Indie music lovers will no doubt be curious to hear Simian Mobile Disco’s debut album Attack Decay Sustain Release, as the dance outfit have raised its profile among the indie fraternity following their involvement on the production for the Klaxons and the Arctic Monkeys.
However, indie purists may be disappointed as Attack Decay Sustain Release has less of the crossover appeal of offerings of acts like LCD Soundsystem and Chemical Brothers. Instead it is a quality dance album that will appeal to clubbers new and old with its loyalty to the sounds of 1990s house music, coupled with a 21st-century twist that will no doubt connect it to the current New Rave trend that’s been touted by style mags.
Not an album for relaxing at home to, Attack Decay Sustain Release will make perfect post-club or house party listening for those who have no qualms about disturbing the neighbours in the small hours. The thumping basslines that permeate throughout will ensure that no-one will get much sleep for miles around.
Some of the more vocal tracks would sit comfortably in the numerous style bars in city centres that have replaced many of the original club nights that proliferated throughout the 1990s. I Got This Down this down has echoes of Daft Punk with its robotic vocals, while the current single It’s the Beat is the poppiest affair on the album, with a riff that wouldn’t sound out of place on retro classic Pump up the Jam by Technotronic.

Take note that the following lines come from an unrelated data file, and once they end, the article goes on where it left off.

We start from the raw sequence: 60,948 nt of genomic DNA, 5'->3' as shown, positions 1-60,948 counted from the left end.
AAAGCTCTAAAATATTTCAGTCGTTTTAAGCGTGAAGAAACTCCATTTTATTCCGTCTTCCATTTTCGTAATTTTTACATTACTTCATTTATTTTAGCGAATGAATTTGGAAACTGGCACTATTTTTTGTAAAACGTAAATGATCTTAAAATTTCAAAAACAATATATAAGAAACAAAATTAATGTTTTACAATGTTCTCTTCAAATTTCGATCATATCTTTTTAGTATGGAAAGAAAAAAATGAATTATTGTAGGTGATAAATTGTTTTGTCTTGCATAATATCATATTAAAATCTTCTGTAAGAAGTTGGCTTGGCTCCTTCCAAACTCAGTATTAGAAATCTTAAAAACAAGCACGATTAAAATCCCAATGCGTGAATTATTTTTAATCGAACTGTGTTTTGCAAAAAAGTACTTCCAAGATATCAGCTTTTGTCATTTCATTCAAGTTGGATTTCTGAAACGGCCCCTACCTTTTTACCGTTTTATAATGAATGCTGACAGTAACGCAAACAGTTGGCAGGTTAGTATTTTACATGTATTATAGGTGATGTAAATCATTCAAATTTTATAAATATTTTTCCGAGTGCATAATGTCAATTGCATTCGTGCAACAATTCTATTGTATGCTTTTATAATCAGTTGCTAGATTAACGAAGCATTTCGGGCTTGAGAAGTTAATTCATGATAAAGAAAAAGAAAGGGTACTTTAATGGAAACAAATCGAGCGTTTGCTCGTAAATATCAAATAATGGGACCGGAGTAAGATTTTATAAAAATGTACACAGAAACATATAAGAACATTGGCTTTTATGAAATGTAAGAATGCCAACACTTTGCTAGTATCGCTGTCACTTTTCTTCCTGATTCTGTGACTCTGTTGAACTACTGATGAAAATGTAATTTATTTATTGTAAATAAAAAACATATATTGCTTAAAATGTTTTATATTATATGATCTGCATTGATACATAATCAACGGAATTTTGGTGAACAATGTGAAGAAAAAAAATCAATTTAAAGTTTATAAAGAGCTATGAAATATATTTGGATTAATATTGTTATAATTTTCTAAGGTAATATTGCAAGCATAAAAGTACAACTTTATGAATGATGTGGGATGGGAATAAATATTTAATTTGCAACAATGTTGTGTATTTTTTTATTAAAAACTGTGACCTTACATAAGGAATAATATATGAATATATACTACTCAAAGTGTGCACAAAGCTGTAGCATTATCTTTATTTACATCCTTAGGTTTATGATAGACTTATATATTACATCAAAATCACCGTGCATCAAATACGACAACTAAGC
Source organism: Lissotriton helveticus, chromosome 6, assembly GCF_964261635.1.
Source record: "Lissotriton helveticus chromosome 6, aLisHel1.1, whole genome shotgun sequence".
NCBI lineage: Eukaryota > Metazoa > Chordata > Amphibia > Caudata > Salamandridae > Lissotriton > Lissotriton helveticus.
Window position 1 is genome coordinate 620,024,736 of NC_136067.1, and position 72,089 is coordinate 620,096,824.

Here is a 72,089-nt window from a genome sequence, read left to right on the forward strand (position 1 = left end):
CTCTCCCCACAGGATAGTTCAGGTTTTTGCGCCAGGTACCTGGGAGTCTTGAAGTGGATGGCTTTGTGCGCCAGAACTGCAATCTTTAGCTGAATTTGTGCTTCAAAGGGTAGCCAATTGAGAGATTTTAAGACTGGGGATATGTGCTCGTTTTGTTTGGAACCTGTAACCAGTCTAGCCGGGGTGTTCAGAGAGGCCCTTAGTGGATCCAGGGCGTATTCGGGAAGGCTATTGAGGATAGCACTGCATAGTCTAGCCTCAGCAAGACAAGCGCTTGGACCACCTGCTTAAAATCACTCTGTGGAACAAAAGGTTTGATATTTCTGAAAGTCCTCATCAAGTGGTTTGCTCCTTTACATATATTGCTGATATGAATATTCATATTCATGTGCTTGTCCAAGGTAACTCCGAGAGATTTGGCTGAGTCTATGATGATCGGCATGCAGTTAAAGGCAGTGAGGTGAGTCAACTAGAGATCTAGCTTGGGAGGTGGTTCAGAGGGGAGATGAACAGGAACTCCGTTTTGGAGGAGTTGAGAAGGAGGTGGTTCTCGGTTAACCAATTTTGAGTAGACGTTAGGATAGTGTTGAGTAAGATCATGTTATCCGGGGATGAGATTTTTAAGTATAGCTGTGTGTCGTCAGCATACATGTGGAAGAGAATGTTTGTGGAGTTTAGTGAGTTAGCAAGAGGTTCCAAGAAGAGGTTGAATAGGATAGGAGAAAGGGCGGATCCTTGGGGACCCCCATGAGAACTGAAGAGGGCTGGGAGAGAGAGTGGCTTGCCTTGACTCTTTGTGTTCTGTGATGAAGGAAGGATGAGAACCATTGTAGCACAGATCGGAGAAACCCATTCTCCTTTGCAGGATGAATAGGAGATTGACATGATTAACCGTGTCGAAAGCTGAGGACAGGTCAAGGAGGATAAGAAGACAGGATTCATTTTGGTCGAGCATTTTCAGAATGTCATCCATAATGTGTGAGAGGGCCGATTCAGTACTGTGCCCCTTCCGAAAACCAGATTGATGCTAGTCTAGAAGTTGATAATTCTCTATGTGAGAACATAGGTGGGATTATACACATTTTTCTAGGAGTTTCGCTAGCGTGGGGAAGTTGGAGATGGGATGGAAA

A reworked version of last year’s Hustler is sure to be another popular track on the album. It sounds suitably sleazy and would be an incentive onto any dancefloor. I Believe is another gem, with an outstanding vocal and a gently melody that would be a perfect, loved-up come-down at the end of a hard night’s clubbing – all it needs is a beautiful sunrise, and a luscious cocktail to accompany it.
It’s difficult to detect any flaws in Attack Decay Sustain Release. Simian Mobile Disco have created a seamless electronica album that can carry the torch for the New Rave movement, and prove there’s a great deal of substance beneath the fad to be found. However, there is something missing. Perhaps the tunes would sit better within a DJ set rather than an album as although each track is flawless and an enjoyable listen, the album is absent of any true wow factor.
Old clubbers may feel nostalgic upon listening to this but will only be prompted to listen to their old skool classics, but new generations may miss SMD amidst more visible acts. Still, while mass appeal may elude SMD, this album will help definitely please their loyal following, who’ve had the pleasure to experience their DJ sets and witness their artistry in the flesh.